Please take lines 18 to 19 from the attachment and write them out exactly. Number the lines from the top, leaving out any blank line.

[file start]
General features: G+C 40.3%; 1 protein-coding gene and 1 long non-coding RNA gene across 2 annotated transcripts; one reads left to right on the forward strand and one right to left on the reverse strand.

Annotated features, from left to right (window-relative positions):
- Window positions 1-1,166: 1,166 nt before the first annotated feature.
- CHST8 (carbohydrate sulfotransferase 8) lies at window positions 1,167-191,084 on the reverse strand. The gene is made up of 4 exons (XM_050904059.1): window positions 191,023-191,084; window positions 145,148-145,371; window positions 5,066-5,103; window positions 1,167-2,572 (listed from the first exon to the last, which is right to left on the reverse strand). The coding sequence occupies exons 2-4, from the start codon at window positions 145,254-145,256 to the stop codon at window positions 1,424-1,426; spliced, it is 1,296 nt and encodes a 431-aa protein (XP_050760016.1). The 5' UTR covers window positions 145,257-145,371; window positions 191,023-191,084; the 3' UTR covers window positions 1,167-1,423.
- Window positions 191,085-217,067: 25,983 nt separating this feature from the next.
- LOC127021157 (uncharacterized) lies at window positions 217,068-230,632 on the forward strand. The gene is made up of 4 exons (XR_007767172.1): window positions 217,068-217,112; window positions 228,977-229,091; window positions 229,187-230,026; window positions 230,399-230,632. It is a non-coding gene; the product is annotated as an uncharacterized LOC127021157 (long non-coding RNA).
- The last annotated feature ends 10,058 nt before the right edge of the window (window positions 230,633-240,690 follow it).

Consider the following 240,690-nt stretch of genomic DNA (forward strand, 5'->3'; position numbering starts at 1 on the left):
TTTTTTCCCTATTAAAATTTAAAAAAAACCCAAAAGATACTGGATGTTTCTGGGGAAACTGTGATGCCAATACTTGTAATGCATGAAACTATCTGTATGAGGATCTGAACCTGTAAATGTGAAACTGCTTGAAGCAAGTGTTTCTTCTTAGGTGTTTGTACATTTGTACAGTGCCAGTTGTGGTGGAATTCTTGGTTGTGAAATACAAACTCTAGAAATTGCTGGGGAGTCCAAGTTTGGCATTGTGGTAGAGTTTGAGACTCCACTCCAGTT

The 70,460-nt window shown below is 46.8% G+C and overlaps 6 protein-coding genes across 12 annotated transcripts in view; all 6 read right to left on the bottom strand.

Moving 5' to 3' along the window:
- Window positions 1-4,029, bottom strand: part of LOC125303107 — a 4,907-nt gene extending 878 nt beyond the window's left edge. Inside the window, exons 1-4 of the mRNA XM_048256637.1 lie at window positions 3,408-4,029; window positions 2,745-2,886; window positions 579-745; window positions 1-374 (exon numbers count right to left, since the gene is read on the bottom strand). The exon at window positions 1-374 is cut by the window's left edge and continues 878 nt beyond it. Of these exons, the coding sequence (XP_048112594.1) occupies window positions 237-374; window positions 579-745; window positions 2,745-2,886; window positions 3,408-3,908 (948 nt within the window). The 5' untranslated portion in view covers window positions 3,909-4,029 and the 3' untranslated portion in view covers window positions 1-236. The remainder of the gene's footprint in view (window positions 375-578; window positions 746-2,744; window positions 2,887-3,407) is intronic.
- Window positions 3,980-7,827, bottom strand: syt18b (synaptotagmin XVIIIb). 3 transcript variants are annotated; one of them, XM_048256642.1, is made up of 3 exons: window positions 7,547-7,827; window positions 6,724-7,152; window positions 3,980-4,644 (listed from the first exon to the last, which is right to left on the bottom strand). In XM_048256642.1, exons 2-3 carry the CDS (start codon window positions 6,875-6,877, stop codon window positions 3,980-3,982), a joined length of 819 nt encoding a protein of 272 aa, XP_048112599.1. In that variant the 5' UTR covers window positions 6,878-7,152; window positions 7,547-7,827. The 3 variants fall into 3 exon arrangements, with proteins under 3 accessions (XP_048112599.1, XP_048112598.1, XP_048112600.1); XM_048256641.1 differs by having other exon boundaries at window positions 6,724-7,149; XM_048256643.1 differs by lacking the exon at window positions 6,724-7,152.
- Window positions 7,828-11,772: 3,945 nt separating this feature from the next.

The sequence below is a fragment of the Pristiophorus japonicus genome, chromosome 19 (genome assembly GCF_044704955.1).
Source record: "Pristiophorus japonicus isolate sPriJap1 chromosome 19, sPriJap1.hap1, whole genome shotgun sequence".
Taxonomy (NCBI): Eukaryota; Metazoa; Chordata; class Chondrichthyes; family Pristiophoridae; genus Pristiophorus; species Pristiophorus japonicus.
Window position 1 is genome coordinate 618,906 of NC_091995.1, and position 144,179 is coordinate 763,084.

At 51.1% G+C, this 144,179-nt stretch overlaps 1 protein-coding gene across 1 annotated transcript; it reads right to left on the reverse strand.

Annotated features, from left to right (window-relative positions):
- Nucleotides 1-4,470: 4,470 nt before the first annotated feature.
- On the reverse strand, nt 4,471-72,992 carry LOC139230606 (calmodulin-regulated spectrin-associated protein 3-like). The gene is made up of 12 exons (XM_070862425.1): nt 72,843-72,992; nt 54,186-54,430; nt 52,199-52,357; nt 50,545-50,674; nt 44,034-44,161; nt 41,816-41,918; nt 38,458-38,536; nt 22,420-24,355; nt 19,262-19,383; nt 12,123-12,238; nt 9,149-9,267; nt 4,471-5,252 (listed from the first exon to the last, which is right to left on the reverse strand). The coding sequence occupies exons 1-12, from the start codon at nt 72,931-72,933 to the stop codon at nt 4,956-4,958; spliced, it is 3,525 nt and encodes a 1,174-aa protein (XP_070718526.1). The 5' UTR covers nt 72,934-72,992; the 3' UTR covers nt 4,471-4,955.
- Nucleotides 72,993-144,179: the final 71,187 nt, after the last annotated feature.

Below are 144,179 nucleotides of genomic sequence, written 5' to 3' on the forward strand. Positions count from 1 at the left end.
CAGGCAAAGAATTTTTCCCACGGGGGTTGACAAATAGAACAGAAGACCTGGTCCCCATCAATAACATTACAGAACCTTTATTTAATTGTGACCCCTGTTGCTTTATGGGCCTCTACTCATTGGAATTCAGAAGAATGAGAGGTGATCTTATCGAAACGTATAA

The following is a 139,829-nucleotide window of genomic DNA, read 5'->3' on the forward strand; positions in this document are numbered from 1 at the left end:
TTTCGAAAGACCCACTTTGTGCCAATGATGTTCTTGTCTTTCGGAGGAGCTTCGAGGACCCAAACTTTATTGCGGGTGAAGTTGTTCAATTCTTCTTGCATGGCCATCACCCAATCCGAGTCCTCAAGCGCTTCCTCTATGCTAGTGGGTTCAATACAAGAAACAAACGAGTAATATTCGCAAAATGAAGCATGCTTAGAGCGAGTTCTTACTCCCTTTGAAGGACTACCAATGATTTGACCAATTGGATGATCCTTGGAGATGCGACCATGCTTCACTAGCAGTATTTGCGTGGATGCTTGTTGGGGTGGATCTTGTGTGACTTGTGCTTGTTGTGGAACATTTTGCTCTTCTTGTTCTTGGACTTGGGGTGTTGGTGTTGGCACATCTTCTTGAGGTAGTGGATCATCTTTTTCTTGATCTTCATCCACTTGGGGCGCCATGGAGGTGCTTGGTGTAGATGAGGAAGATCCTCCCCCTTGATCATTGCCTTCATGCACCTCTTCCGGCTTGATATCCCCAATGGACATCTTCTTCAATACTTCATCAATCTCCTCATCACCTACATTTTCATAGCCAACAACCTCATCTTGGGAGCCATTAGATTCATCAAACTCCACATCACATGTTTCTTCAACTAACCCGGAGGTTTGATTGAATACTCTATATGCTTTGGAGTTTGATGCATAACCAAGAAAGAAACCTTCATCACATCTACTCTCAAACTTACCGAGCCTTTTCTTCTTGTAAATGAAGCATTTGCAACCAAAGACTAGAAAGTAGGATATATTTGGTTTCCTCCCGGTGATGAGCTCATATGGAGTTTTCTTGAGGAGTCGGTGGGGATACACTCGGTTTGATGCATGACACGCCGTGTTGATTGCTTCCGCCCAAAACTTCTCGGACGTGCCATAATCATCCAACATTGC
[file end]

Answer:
Window position 1 is genome coordinate 618,906 of NC_091995.1, and position 144,179 is coordinate 763,084.

At 51.1% G+C, this 144,179-nt stretch overlaps 1 protein-coding gene across 1 annotated transcript; it reads right to left on the reverse strand.